More of the same

Wednesday, 15 January, 2014
Christian Eedes
Though a few brave producers are experimenting with alternative varieties, it seems the Big Five are set to dominate for the meantime.

The Newton Johnsons of the eponymous vineyards in the Upper Hemel en Aarde Valley are currently experimenting with Albariño . This white grape variety is currently popular in hip international wine circles at the moment, making for some of the most expensive Spanish and Portuguese white wines and it likes a cooler climate and granitic soils, precisely the conditions found on their property.

0.5ha of Shiraz has been grafted over and an experimental eight-litre batch was made for the first time last year. “We might eventually have 5ha in production. I think the wine fits with a seafood culture and I’d like to see it selling for between R250 and R300 a bottle in restaurants,” says marketing manager Bevan Newton Johnson.

But if you’re hoping for more wines from exotic varieties in the near future, you’re probably going to be disappointed. In 2012, the Big Five (Cabernet Sauvignon, Merlot, Shiraz, Chardonnay and Sauvignon Blanc) made up 46% of the national vineyard with Chenin Blanc and Pinotage together comprising a further 25%.

Ukrainian businessman Vitaliy Gayduk, who spent R85 million to acquire Quoin Rock in Stellenbosch (and a further R15 million for the related Agulhas property) apparently has a particular fondness for Italian wines but viticulturist Nico Walters (formerly of Rustenberg ) is not in too much of a rush to plant the likes of Nebbiolo and Sangiovese. “The quality of clones [available locally] is frustrating. If you’re not really, really good [when it comes to wines from niche varieties], then you’re screwed.”

Estelle Lourens of Uitkyk offers an only slightly more upbeat perspective. “We’ve used unusual varieties such as Mourvèdre, Pinot Grigio and Sangiovese in our Flat Roof Manor range. They definitely create a buzz for a while but consumers usually go back to wines from more traditional varieties.”

Are there any signs of encouragement for those who think South Africa’s varietal inventory is too limited? Nico Grobler of Eikendal is indeed excited about Sangiovese. For one thing, he points out that the variety’s traditional home of Tuscany is like South Africa in that neither is the “coolest place on earth”. No particular concerns about commercial viability either, the variety featuring as a component in his red blend called Charisma along with Shiraz and Petit Verdot. “It’s a pretty weird wine on paper but it’s winning awards and sales are going really well.”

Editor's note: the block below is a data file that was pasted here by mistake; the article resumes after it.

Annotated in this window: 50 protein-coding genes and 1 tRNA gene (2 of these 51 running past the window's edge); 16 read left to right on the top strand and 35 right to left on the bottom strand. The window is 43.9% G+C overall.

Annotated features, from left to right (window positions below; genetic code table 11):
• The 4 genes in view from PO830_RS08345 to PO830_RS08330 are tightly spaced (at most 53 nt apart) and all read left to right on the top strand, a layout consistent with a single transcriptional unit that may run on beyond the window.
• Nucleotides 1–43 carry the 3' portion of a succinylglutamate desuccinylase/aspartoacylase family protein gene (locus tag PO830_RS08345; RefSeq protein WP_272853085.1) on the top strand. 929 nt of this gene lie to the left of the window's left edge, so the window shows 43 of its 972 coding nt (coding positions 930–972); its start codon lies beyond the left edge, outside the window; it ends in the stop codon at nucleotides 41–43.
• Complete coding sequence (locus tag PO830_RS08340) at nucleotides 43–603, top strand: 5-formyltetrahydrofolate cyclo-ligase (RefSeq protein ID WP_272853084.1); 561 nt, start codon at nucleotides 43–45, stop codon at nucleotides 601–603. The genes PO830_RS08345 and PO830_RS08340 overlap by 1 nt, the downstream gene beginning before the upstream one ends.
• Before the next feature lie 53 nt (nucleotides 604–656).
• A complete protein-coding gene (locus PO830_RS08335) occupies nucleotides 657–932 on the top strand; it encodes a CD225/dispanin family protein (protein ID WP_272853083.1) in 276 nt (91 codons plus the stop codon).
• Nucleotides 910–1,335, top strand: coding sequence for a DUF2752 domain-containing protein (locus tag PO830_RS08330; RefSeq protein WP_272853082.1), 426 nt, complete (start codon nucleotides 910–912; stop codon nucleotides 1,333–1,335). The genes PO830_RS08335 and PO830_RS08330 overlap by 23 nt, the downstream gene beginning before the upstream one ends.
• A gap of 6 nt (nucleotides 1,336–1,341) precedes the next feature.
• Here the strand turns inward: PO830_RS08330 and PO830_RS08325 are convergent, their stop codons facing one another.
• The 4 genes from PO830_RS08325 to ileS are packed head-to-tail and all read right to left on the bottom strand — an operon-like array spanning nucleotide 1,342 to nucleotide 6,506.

More generally, Grobler believes the wine industry is compelled to experiment, saying “It’s not about where we are today but where we’ll be in 50 years’ time.”

Under Grobler’s custodianship, Eikendal seems to be enjoying a renaissance but the reality for the industry as a whole is short-term survival rather than speculating about the long-term. This is born out by Andrew Barns, proprietor of Mischa Estate in Wellington, first and foremost the site of a successful vine nursery grafting in excess of two million vines a year for over 300 clients. “What’s the next big thing? There is no next big thing,” he says. “As an industry, we’re locked into the Big Five or Big Six if you count Pinotage. Consumers aren’t interested in moving past these.”

Barns is hardly a reactionary, noting that with climate change, South Africa is only going to become hotter and drier requiring varieties that are heat and drought resistant but there’s no getting past commercial realites. “I often think we are more like Rioja than Bordeaux and should be planting more Tempranillo but it’s Bordeaux which sells,” he says.

While there are a few producers at the top end of the market making innovative wines with unusual varieties, the industry is structured in such a way that the majority of grapes get crushed by the large-scale former co-ops. “If [UK supermarket] Tesco comes along and makes an agreement to take a million litres of Sangiovese for the next 10 years then we’ll all get in there and figure out how to supply that but no grower is going to experiment with a few hectares as the route to market is too difficult and it’s going to end up as stookwyn [distilling wine],” he says.